In another comment in this thread you literally express an opinion on other people's consensual relationship choices!
Thanks for the thoughtful response!
I think you may have the sign wrong on this though:
especially when poly people often face hostility from the rest of society
In general people have decent reasons for the things they do. For this reason, EAs generally align with most of western society on most issues. e.g. we are against theft. The fact that the rest of society is also hostile to thieves isn't a reason for us to be nice to thieves - it is supportive evidence that we should also avoid theft, because similar reasons apply. Unless there is some strong EA-specific argument at play, I think our default in most scenarios should be to adopt similar norms to the rest of society.
It's also worth noting that while western society is generally somewhat intolerant of polygamy, much of the world is not. It is legal in much of Africa and Sourthern Asia, and quite common in some countries. However, I generally think we should prefer to adopt western moral norms to those of these places, partly because they often treat women poorly.
Yes reducing workplace and social harassment of women is an important issue for inclusivity. I brought this up because there is a lot of research that monogamy is good for women because it reduces violence and increases wellbeing.
The rhetoric around "senior men" and "the leaders wives" rings very handmaid's tale-y which is probably an exaggeration.
Do you deny that most organizations are lead by senior men, who sometimes inappropriately approach more junior women? Or that traditionally most senior men had wives? I don't understand the handmaiden's tale reference. In that book important men get multiple wives which I am opposed to?
Also not sure why the solution in the third paragraph isn't "don't hit on women who are your professional junior."
The same reason the solution to theft isn't "don't steal". We need a response which is robust to some bad actors, not just assume everyone will be good. This helps increase the social costs of bad behaviour.
Just to flag in some ways it would be good to be less inclusive. There is a lot of discussion right now about how/if/when we could have spotted the FTX/crypto fraud sooner and that is all about being quicker to exclude them.
To engage more productively with the prompt, I think the de-normalisation of Polygamy seems plausible. I've long been uncomfortable with (some) EA's embrace of this, as given the harmful effects of the institution on societies, like encouraging male violence and suppressing womens rights. Even though these issues didn't seem like huge issues for EAs, I don't think we should adopt norms that would be bad for society if everyone did them. But there seem to be also two significant more concrete inclusion reasons to oppose it.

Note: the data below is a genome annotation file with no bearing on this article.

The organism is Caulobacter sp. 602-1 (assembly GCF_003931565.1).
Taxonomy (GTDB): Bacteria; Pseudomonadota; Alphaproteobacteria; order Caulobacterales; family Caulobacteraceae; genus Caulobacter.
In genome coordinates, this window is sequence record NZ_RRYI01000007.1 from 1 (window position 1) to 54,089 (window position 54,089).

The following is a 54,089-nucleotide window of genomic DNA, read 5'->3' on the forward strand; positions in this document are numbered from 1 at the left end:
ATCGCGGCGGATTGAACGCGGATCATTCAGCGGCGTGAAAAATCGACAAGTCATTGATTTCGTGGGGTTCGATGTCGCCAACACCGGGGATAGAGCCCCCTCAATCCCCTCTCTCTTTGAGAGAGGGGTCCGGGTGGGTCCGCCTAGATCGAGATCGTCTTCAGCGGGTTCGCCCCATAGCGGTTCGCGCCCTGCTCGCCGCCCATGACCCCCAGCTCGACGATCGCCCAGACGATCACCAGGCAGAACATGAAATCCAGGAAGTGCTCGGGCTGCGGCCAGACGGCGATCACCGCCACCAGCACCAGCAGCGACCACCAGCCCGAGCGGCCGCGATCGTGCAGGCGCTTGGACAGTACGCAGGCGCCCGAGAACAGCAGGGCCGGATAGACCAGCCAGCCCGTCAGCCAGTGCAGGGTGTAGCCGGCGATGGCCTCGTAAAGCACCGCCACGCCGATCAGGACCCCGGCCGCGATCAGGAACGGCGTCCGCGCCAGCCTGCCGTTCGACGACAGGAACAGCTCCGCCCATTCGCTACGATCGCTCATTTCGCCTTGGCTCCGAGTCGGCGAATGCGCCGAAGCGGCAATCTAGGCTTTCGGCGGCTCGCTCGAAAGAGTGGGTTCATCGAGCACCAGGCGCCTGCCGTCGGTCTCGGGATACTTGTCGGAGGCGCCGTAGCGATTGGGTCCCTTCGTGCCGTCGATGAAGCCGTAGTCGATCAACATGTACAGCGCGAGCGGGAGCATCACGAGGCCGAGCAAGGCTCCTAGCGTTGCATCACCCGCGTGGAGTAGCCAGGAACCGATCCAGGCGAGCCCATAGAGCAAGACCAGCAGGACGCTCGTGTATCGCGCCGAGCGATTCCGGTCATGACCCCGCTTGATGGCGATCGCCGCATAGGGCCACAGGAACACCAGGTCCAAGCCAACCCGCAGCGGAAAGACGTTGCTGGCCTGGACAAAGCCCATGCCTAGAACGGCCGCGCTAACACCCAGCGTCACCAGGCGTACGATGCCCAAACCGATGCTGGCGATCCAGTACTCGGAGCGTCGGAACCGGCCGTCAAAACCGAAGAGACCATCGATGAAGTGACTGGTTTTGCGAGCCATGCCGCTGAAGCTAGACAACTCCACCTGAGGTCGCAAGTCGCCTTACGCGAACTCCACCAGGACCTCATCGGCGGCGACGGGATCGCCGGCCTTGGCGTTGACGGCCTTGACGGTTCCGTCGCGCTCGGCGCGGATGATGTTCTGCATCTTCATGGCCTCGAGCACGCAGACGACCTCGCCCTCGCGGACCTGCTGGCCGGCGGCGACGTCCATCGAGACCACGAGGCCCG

Firstly, it enables predatory men and abuses of power. In a traditional environment, all the senior men will be married, and thus any proposition they make to vulnerable young women is clearly illicit. It can still happen - though probably with lower frequency - but the woman will clearly understand from the beginning that a norms violation is occurring, and there is more support for shutting it down sooner. Additionally, to the extent the leaders wives are involved in the community, there is a native constituency naturally opposed to this behavior.
Additionally, as people have pointed out, sexual relations in the workplace create clear conflicts of interest. There is a reason they are tightly regulated in many professional environments. This is not the first scandal we have had where key decision makers seem to have covered up for their romantic partners.
There is lots - I don't want to exhaustively list it for you, but you can easily google to find stuff like this economist article about the negative social effects of rampant non-monogamy.
It would be patronizing, which is why I didn't say 'can only'. Please don't misrepresent me like this.
What is the case is that some victims don't understand that something is going wrong, and it is good to make this clearer. Also, bystanders who could intervene often can't tell something is going wrong - it would be good to make this clearer also. We do this in many other areas - to avoid moral violations that are hard to catch, we insist on easily-observable bright lines even if those bright lines seem less inherently morally noteworthy. As you point out, this can make it easier for victims to speak up, because the violation is more unambiguous.
I'm not saying it is bad because 'just because it is weird or unusual', nor was I scornful or mocking. Rather, I made specific arguments for why the practice is bad. Just because we tolerate weird and unusual things doesn't mean that bad things are ok so long as they are also weird and unusual.